Picking the right purchase area starts with research. One helpful resource is the Notre Dame Global Adaptation Initiative (ND-GAIN), which measures climate risk and readiness for more than 270 U.S. cities.
ND-GAIN also plots cities on a matrix (shown below), making it easier to compare their climate vulnerability. Cities in the upper-left quadrant have the highest risk and lowest readiness scores, while cities in the lower-right quadrant have the lowest risk and highest readiness scores.
Another resource is ProPublica and The New York Times Magazine’s list of climate vulnerable counties based on data from the Rhodium Group. This analysis scores counties by their combined climate risk between heat, humidity, farm crop yields, sea level rise, and very large fires.
For heat and drought, Climate Explorer offers projections through the year 2100 for every county in the U.S.
Finally, Flood Factor analyzes and scores more than 142 million U.S. properties for inland and coastal flood risk and has been integrated into real estate listings on Redfin and Realtor.com.
Flood Factor not only shows a property’s current potential for climate hazards from flooding, but it also uses climate modeling to estimate risk several decades into the future. Dahl said it’s best to use this tool to determine whether you need to dive deeper into a property’s or area’s flood risk.
If flooding is a risk to your desired property, the “Know Your Risk” brochure created by the Union of Concerned Scientists has questions to ask locals, real estate professionals, home inspectors, insurance agents — and yourself — before you decide whether to buy.
After getting to know the climate risks in your purchase area, the next step is preparing for potential climate hazards once you’ve bought the home.
Kate Boicourt, Director of NY-NJ Coasts and Watersheds at the Environmental Defense Fund said taking out flood insurance is especially important, even where it’s not required.
“Just get insurance,” Boicourt said. “It’s important to note that flood insurance is not included in most renter and buyer policies. A lot of people don’t know that. You actually have to opt in.”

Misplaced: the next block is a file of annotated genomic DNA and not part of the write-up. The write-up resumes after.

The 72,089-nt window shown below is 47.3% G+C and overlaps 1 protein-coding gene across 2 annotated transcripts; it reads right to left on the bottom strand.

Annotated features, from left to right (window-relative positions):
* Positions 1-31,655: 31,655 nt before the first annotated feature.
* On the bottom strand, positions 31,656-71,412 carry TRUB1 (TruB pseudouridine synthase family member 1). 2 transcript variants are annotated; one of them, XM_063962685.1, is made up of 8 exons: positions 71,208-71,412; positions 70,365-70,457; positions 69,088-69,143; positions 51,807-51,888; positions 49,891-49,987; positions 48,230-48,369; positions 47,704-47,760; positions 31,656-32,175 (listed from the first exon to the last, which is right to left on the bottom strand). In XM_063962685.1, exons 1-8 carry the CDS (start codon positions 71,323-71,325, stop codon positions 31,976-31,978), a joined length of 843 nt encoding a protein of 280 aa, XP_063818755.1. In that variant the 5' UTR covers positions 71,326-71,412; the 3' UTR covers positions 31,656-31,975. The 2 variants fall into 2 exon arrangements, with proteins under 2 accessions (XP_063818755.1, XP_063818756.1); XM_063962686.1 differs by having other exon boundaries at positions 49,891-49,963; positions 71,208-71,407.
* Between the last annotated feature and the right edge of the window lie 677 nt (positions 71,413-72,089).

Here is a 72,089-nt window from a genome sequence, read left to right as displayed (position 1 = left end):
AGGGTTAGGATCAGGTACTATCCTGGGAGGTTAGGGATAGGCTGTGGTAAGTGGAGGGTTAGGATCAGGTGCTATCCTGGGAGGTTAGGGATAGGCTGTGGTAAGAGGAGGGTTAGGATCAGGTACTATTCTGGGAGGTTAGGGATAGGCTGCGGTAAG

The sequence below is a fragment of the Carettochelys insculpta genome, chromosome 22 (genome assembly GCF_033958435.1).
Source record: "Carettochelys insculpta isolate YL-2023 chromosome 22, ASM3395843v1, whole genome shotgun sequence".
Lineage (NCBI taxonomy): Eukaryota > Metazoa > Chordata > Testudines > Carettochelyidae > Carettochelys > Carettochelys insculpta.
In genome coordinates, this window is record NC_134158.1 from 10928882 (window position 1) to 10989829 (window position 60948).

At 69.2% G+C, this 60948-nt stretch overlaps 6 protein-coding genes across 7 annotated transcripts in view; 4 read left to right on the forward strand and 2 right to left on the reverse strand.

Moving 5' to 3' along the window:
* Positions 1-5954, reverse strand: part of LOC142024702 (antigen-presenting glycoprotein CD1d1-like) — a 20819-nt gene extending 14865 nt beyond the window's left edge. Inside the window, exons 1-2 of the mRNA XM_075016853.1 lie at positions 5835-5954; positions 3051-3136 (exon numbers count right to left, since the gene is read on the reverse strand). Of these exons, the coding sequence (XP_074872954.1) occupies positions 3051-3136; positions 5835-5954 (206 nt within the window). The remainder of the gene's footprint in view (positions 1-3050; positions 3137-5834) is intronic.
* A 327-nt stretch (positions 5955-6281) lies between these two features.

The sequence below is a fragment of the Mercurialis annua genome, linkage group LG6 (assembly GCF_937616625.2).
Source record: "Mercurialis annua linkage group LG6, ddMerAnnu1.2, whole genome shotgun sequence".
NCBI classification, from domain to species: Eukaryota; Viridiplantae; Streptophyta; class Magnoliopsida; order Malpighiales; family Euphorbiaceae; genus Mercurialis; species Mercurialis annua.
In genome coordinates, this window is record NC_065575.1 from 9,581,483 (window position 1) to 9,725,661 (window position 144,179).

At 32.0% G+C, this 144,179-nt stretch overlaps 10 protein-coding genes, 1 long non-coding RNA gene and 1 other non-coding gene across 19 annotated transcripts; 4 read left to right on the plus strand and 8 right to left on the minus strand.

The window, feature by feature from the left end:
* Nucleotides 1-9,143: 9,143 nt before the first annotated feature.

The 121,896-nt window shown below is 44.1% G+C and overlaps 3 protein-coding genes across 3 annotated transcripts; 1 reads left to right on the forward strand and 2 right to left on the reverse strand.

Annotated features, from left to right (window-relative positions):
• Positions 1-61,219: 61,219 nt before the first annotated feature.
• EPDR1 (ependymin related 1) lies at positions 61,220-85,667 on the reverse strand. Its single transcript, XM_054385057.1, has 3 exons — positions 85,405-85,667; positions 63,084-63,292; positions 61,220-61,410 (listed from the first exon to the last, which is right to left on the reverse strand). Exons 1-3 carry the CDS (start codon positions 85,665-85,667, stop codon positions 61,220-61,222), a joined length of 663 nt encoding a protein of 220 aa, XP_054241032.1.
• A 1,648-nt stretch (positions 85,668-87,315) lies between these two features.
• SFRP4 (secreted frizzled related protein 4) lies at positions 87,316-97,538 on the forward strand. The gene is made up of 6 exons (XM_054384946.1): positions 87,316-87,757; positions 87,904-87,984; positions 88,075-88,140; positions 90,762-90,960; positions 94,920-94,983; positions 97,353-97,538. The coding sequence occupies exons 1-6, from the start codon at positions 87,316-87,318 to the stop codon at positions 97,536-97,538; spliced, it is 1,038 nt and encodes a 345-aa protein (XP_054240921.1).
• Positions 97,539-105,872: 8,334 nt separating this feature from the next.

For federally backed mortgages, flood insurance is required for properties in certain FEMA floodplain zones. However, Boicourt said some of the maps used haven’t been updated since the 1980s and that the FEMA floodplains map does not account for climate change.
“We know the baseline is changing and we don’t have insight at the federal level to incorporate that into insurance,” Boicourt said.
According to Dahl, nearly half of the flooding from major hurricanes in recent years is happening outside of FEMA flood zones. That means you need to do your due diligence on climate risks so you’re not caught without insurance if your area is hit by a major storm or flood.
Insurance premiums are something to take into account when deciding where to buy a home. Your premiums will likely be higher in areas that are frequently hit by storms, fires, and floods. And adding coverage for flood insurance and other contingencies can increase your costs substantially.
Still, it’s increasingly imprudent not to take out additional policies if you know the area has seen severe climate hazards in recent years. Not having the necessary coverage could leave you with thousands or tens of thousands of dollars in repair expenses that you’ll have to pay out of pocket.
In addition to insuring your home from natural disasters, Dahl and Boicourt recommended upgrading your home to make it more climate-resilient.
Here are some tips for getting started:
- Update the HVAC system to keep the home cool during extreme heat and filter out wildfire smoke
- Clear vegetation and keep gutters free of debris to reduce wildfire risk
- Elevate your home and major appliances in coastal areas prone to flooding
- Insulate pipes to prevent them from freezing
In addition to physical upgrades, create plans for dealing with the emergency situations you’re facing.
If a wildfire or flood occurs suddenly, you may have to make split-second decisions to keep yourself and your family safe. Thinking through the worst-case scenario, and having an emergency kit ready, will allow you to move fast when a crisis happens.
“Know your risks, get insurance, and make a plan for if something is going to happen,” Boicourt said. “What would you do 24 or 72 hours out?”
The effects of climate change aren’t pleasant to think about, especially when you’re focused on finding your dream home. No one wants to consider that moving to their favorite city or seaside town could end in heartache a few years down the road.
But ignoring climate risk won’t make it go away. And upfront planning and preparation can go a long way toward keeping your home secure and you and your loved ones safe if climate hazards strike your town.
“Whether or not you have faith in the science that is showing us that climate change is happening, if you’re buying a home you need to be thinking about extreme weather preparedness,” Dahl said. “That will help you today, and next year, and hopefully 20 years into the future when we are projected to experience more extreme weather events.”